Link to comment
Share on other sites

7 minutes ago, Michael W said:

I agree. I wouldn't have taken the job I did if the demands were full time or even 4 days a week in the office. The commute is long enough that those terms would be unacceptable to me. A short commute like I had at my previous role and I may have been amenable to such terms, but you have to take the whole thing together. 

I do think inflexibility is an issue. As I've outlined, our expectation is three days in the office - what if people want to be in two days and have compelling reasons? I think the policy should be less rigid and compromise possible. 

@oaksoft has alluded to something as well that could be an issue in some employers. My former employer made a big play about hybrid working and how this was the future and we'd move to a model where we worked where we want. I left before the details were published, but I simply cannot see how that works in practice there. There is a big presenteeism culture that is actively rewarded in terms of bonuses and promotions. The policy sounds good in theory, but I can see it being undermined by implication, even if it is not explicitly undermined. A few conversations about 'visibility' almost certainly being the catalyst to force people back in. Maybe I will be proven wrong, but it'll be interesting to see how that works out.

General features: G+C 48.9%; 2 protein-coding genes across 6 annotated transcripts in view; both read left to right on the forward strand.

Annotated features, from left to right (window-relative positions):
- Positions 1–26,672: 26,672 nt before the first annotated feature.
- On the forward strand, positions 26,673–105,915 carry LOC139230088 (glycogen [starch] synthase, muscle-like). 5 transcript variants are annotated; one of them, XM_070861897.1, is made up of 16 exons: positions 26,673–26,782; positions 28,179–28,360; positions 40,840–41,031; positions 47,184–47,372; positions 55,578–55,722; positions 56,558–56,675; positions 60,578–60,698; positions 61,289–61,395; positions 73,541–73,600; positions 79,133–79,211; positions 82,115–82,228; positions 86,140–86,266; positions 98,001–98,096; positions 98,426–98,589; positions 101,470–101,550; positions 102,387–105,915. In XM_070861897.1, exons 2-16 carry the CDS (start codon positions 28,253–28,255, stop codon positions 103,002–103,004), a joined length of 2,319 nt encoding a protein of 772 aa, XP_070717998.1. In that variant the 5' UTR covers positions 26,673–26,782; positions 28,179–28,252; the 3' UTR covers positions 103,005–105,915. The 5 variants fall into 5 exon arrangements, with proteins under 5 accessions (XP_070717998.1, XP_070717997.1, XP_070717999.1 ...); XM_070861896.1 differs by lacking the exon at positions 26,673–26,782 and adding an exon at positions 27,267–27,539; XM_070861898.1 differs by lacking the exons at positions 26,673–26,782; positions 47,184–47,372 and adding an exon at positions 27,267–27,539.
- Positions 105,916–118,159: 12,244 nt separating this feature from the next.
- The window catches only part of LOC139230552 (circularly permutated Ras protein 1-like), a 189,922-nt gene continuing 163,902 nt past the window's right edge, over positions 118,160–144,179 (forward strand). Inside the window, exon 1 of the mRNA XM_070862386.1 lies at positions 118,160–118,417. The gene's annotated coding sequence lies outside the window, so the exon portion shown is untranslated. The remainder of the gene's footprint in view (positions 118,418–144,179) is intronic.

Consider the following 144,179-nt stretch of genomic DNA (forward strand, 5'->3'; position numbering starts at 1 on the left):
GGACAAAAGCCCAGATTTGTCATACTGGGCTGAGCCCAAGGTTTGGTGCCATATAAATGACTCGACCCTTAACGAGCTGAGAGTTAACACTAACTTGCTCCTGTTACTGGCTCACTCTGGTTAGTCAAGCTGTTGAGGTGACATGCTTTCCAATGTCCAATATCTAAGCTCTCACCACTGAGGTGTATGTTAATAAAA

The presentee thing is something that will have to be reconciled for sure - many places have a culture where working long hours in the office is seen as inherently more laudable than actually producing results - working hard rather than working well I suppose you'd call it. I imagine it'll work itself out eventually, but there will undoubtedly be a rearguard action from those most invested in going back to the old status quo.